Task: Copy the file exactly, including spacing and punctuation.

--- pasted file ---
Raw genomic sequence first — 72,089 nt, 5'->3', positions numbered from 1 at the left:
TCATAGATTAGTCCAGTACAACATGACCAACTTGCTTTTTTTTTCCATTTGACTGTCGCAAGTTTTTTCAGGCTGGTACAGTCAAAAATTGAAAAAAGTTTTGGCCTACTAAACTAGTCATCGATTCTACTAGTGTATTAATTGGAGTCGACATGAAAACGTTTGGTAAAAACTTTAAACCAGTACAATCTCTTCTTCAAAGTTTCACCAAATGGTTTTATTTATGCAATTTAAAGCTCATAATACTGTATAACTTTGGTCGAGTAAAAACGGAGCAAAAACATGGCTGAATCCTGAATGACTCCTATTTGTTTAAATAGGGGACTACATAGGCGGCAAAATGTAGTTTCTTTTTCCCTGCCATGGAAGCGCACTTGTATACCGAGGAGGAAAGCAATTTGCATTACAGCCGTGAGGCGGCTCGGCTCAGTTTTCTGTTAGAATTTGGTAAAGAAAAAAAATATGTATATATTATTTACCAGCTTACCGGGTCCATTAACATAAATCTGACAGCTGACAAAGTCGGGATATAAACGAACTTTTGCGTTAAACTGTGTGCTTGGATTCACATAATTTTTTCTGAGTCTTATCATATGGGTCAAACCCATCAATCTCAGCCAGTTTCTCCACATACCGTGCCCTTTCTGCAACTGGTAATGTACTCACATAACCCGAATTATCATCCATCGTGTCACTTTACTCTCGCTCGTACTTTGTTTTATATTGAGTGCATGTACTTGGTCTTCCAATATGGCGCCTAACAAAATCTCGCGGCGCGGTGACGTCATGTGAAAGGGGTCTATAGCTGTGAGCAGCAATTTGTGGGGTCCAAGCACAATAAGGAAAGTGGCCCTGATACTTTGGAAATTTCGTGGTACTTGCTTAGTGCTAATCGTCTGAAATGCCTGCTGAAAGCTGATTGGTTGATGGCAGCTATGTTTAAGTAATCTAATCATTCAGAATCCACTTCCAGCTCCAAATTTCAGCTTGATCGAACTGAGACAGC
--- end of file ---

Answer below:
Raw genomic sequence first — 72,089 nt, 5'->3', positions numbered from 1 at the left:
TCATAGATTAGTCCAGTACAACATGACCAACTTGCTTTTTTTTTCCATTTGACTGTCGCAAGTTTTTTCAGGCTGGTACAGTCAAAAATTGAAAAAAGTTTTGGCCTACTAAACTAGTCATCGATTCTACTAGTGTATTAATTGGAGTCGACATGAAAACGTTTGGTAAAAACTTTAAACCAGTACAATCTCTTCTTCAAAGTTTCACCAAATGGTTTTATTTATGCAATTTAAAGCTCATAATACTGTATAACTTTGGTCGAGTAAAAACGGAGCAAAAACATGGCTGAATCCTGAATGACTCCTATTTGTTTAAATAGGGGACTACATAGGCGGCAAAATGTAGTTTCTTTTTCCCTGCCATGGAAGCGCACTTGTATACCGAGGAGGAAAGCAATTTGCATTACAGCCGTGAGGCGGCTCGGCTCAGTTTTCTGTTAGAATTTGGTAAAGAAAAAAAATATGTATATATTATTTACCAGCTTACCGGGTCCATTAACATAAATCTGACAGCTGACAAAGTCGGGATATAAACGAACTTTTGCGTTAAACTGTGTGCTTGGATTCACATAATTTTTTCTGAGTCTTATCATATGGGTCAAACCCATCAATCTCAGCCAGTTTCTCCACATACCGTGCCCTTTCTGCAACTGGTAATGTACTCACATAACCCGAATTATCATCCATCGTGTCACTTTACTCTCGCTCGTACTTTGTTTTATATTGAGTGCATGTACTTGGTCTTCCAATATGGCGCCTAACAAAATCTCGCGGCGCGGTGACGTCATGTGAAAGGGGTCTATAGCTGTGAGCAGCAATTTGTGGGGTCCAAGCACAATAAGGAAAGTGGCCCTGATACTTTGGAAATTTCGTGGTACTTGCTTAGTGCTAATCGTCTGAAATGCCTGCTGAAAGCTGATTGGTTGATGGCAGCTATGTTTAAGTAATCTAATCATTCAGAATCCACTTCCAGCTCCAAATTTCAGCTTGATCGAACTGAGACAGC